As discussed earlier, if a franchisee breaches the non-compete clause during the term of the franchise agreement or if a former franchisee uses the franchisor's trademarks even after the expiration of the franchise agreement or breaches the confidentiality clauses in connection with the franchisor's trade secrets, the franchisor can file a motion for injunctive relief against the infringements and claim compensation for any damage suffered. In Korea, property damages arising from tortious acts are calculated based on proprietary disadvantages suffered because of the harmful act (i.e., the discrepancy between the financial condition in the absence of the tortious act and the financial condition after the tortious act).41
With respect to recognition and enforcement of foreign arbitral awards, Korea recognises or enforces any domestic arbitral award made in Korea pursuant to the Arbitration Act. Any foreign arbitral award made in jurisdictions other than Korea is recognised and enforced pursuant to the Convention on the Recognition and Enforcement of Foreign Arbitral Awards (the New York Convention).42
An amendment to the Franchise Business Act in 2018 introduced the system of punitive damages (treble damages).
In principle, if a franchisor harms a franchisee by violating the Franchise Business Act, the franchisor is liable to the franchisee for damages. However, if the franchisor were to successfully prove that it lacked intent or negligence, the liability would not be established. Nonetheless, (1) provision of false and exaggerated information, (2) unreasonable refusal to deal (i.e., unreasonable refusal to renew the underlying franchise agreement, or termination of the agreement, etc.) by the franchisor, and (3) retaliatory measures such as discontinuing any transactions or otherwise disadvantaging the franchisee are deemed to show significant malevolent intent and to cause harm through loss of considerable sums in investment and the potential exit of the franchisee from the market. The punitive damages system was introduced to sanction behaviour deemed to be of malicious intent, and the effects of such behaviour, by imposing on the franchisor liability for damages of up to treble the amount of the costs incurred as a result of the damage suffered by the franchisee.43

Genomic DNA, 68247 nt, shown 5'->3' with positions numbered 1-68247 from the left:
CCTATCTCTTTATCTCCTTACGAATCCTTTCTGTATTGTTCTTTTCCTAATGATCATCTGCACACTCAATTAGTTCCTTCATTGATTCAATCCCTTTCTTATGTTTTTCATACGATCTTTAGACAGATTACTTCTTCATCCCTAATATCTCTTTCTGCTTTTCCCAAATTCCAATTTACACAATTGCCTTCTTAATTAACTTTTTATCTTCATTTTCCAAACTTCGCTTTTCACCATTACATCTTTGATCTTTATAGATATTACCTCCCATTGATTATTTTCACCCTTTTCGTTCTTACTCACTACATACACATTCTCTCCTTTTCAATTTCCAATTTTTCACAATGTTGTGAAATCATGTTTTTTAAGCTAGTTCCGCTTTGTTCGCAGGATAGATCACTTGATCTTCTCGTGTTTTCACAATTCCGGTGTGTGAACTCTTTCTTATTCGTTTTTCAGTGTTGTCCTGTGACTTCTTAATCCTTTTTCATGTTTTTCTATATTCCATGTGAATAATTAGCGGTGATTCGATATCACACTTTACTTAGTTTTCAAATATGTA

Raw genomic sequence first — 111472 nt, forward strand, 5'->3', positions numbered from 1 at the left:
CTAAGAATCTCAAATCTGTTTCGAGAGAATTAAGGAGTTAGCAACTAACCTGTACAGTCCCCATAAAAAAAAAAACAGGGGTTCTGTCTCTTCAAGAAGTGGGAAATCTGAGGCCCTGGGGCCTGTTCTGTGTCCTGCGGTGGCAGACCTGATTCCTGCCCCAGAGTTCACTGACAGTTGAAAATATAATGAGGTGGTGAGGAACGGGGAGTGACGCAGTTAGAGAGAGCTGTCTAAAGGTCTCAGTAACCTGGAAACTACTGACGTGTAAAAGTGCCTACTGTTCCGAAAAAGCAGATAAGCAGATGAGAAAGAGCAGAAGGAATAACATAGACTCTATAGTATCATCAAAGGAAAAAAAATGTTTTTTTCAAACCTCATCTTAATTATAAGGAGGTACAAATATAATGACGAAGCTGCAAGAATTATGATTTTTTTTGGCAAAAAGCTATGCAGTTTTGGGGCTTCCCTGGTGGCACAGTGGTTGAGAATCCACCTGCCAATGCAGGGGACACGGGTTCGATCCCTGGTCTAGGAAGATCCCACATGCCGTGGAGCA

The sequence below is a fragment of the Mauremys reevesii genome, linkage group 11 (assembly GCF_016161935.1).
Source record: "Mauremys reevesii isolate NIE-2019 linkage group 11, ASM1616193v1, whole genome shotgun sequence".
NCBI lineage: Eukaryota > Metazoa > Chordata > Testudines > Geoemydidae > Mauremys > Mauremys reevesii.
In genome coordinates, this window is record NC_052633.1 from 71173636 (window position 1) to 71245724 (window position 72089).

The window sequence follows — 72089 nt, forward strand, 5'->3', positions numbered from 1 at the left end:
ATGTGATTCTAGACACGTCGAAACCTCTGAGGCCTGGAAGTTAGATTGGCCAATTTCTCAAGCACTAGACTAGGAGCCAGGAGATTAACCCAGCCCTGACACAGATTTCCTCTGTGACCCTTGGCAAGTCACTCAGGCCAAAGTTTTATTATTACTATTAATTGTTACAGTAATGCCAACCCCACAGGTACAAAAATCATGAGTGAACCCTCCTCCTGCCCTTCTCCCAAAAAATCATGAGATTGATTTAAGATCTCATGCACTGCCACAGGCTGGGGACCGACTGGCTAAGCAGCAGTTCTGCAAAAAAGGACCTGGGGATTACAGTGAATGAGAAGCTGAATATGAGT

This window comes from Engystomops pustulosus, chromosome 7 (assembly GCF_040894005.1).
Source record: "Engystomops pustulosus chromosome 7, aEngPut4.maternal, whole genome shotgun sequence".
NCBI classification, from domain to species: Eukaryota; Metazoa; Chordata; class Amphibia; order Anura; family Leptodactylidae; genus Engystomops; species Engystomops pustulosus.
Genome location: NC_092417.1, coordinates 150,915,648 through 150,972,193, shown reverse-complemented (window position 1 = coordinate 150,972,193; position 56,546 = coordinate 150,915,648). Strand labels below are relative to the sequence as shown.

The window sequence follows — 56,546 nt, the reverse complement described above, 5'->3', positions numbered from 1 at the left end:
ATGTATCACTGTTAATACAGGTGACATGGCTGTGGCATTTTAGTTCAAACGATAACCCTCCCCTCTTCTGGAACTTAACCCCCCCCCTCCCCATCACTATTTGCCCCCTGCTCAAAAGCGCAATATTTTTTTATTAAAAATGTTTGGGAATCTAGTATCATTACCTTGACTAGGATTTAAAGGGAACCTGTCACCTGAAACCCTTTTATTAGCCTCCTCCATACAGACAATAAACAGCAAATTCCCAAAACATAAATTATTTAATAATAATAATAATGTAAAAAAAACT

Previously, a franchisee who suffered harm, such as a sharp drop in sales, because of damage to the brand reputation caused by unlawful or unethical acts by an executive of the franchisor had difficulty in holding the franchisor liable. The amendment to the Franchise Business Act of 16 October 2018 mandates that franchise agreements now include a provision stating that the franchisor will compensate the franchisee for any harm caused by unlawful acts by the franchisor or its executives, or acts by them that go against the rules of society and that cause damage to the reputation or credit of the franchise business.44
For reference, the amended Enforcement Decree of the Franchise Business Act requires that compensation made to the franchisor by the franchisee in excess of the wholesale price be recorded in the information disclosure statement for items supplied by the franchisor or a party designated by the franchisor and upon the franchisor's direction or recommendation (Article 5(b)(2) of Appendix 1 of Enforcement Decree of the Franchise Business Act). With regard to the foregoing, the Korea Franchise Association has filed a constitutional appeal, claiming that such a regulation violates the Constitution, which guarantees freedom of business activities as, in effect, it requires disclosure of trade secrets, such as production costs. The Constitutional Court has yet to render its decision.
1 Jason Sangoh Jeon, Jin Woo Hwang and Seung Hyeon Sung are partners at Yoon & Yang LLC.
4 Ministry of Trade, Industry and Energy (MOTIE) press release dated 9 April 2019.
5 See Article 4 of the FITA.
6 See KFTC franchise business search website (Korean only, at http://franchise.ftc.go.kr/user/extra/main/62/firMst/list/jsp/LayOutPage.do).
8 See Article 35 of the Trademark Act.
9 See Article 107 of the Trademark Act.
10 See Article 109 of the Trademark Act.
11 The term 'personal information' refers to information that pertains to an individual, including the full name, resident registration number, images, etc. by which the individual in question can be identified (including information that cannot be used alone to identify the individual in question but that can, when combined simply with other information, identify the individual) (Article 2(i) of the PIPA).